Background

Súa was started by local youth with a keen interest in interacting with local tourism and maintaining the Kitasoo/Xai'Xais tradition of performance. Súa means 'thunder' in Xai’Xais (a local dialect of Heiltsuk). Súa means 'thunder' in Xai’Xais (a local dialect of Heiltsuk). The name was chosen by the first youth cultural ambassadors in the program who wanted a name to communicated their strength and pride.

Since its conception by local youth in 2015, Súa has become a registered non-profit organization that benefits more local youth every year. The program started with support from Spirit Bear Lodge (a locally owned ecotrourism company) and still operates in partnership with the lodge. However, the program involves increasing numbers of community members, hereditary leaders, and local knowledge holders each year. Whether it is facilitating workshops about knowledge that has been passed down within a family, influencing program structure, or helping supervise youth, Súa is truly a Kitasoo/Xai'Xais community venture.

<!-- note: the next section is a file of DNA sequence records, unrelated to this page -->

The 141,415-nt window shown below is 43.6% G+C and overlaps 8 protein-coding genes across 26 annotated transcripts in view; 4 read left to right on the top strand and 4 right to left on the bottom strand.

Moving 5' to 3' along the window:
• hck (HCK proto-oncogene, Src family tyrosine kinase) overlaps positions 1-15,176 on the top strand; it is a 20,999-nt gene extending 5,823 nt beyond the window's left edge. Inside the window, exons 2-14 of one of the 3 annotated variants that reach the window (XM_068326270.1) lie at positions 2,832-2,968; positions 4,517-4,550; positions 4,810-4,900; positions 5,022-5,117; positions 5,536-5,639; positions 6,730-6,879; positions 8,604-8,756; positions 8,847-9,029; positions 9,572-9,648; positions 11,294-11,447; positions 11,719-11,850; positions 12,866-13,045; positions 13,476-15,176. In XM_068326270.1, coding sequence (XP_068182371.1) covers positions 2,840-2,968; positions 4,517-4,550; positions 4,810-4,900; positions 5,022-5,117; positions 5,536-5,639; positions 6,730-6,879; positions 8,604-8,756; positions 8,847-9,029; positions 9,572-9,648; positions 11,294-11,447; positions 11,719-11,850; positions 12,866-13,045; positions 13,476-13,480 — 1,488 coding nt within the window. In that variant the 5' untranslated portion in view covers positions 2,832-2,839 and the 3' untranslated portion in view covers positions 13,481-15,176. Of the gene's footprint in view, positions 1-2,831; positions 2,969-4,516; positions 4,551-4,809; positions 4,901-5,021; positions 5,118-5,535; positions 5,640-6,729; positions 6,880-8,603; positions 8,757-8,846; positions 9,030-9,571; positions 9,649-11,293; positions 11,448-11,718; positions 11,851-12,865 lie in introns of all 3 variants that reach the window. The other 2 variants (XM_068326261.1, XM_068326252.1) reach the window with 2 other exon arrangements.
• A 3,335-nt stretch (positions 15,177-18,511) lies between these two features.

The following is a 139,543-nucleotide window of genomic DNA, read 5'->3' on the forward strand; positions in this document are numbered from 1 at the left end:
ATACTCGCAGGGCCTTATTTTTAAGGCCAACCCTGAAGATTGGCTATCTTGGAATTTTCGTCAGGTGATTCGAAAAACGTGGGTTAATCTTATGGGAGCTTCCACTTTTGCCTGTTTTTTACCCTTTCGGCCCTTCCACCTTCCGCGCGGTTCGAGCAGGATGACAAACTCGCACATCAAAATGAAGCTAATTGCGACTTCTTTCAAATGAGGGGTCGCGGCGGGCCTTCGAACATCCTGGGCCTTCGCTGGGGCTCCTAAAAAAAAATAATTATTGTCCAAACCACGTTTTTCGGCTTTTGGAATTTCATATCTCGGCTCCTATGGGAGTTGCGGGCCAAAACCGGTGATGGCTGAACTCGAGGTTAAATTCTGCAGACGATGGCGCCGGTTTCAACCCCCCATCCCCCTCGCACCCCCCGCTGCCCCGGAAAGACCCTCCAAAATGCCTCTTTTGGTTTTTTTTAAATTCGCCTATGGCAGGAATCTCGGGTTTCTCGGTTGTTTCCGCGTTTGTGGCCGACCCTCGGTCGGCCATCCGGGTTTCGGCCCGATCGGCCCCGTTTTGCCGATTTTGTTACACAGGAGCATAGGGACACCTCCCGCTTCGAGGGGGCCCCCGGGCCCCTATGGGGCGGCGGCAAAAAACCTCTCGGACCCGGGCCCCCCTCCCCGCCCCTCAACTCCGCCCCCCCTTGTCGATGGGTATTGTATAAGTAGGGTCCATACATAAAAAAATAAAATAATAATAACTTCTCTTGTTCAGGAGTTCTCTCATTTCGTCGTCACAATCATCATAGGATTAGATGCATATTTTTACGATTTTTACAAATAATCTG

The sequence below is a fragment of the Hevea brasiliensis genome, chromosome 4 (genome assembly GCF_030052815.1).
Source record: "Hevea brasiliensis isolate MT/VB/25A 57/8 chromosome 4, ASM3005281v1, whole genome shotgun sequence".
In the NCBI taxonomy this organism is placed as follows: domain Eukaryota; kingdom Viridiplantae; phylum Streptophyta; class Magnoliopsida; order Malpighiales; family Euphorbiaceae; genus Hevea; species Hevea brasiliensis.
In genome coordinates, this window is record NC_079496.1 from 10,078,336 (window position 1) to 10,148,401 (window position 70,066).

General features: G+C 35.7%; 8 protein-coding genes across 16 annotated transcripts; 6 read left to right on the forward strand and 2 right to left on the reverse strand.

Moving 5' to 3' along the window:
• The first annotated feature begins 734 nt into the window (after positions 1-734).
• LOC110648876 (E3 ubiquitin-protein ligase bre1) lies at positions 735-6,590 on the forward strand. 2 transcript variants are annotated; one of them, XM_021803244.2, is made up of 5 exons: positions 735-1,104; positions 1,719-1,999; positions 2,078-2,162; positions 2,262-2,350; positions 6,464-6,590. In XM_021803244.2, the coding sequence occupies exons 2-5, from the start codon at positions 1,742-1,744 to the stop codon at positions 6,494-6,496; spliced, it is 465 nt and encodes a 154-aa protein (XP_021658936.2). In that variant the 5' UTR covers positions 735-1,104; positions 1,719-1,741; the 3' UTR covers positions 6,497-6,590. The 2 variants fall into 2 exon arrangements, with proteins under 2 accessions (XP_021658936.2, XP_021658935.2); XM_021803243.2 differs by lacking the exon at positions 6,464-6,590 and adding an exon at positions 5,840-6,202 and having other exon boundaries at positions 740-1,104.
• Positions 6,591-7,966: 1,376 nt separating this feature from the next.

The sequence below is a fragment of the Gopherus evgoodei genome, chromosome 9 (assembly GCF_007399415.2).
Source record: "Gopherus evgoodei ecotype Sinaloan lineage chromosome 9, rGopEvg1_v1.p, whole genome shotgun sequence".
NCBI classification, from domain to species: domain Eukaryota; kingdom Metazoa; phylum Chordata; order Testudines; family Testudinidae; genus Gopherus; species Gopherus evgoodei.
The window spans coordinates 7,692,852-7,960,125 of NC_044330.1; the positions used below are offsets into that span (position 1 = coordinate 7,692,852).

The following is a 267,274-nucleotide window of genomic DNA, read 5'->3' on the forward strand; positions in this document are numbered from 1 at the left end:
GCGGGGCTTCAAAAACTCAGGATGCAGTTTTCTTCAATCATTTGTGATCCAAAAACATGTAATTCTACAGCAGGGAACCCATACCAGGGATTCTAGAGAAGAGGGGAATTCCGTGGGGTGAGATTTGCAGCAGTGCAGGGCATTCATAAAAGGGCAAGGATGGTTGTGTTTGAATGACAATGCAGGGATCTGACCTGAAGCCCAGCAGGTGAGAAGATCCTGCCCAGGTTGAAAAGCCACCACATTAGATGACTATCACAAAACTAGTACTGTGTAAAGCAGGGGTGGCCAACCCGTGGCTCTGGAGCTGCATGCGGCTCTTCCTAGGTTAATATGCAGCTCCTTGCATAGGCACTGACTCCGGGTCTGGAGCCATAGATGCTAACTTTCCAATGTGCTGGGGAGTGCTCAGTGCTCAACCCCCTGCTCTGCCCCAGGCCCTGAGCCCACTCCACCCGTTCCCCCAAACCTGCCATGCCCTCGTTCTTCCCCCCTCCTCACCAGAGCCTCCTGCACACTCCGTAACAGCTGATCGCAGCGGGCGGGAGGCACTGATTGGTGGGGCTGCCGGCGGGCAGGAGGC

How does the program work?

Every spring, 4-5 youth ages 12-20 are selected to be Youth Cultural Ambassadors the Súa Youth Cultural Program. Our ideal ambassador is a passionate, driven, and collaborative teen who is excited to learn more about local culture and being a leader. Ambassadors attend full time workshops throughout the week. Workshops cover a range of topics including Kitasoo/Xai'Xais culture (i.e., weaving, canoeing, drumming), locally relevant skills (i.e., research, bear safety), and personal development (i.e., leadership, teamwork, public speaking). In addition to participating in workshops, ambassadors are leaders at evening Súa performances with a larger group of local youth in the big house. At these performances, ambassadors tell traditional stories that they have learned throughout the week and apply ever-growing leadership skills. The larger Súa Performance Group includes youth of all ages - as young as 4 years old! The songs they share have been shared around them for most of their lives, and these performances are their chance to demonstrate how strong their voices are and their commitment to continuing the tradition of singing, drumming, and dancing in Kitasoo/Xai'Xais Nation.

 
" I want to become a person who is proud of his culture and keep it going. "
 Ivan  (Youth cultural ambassador, age 13)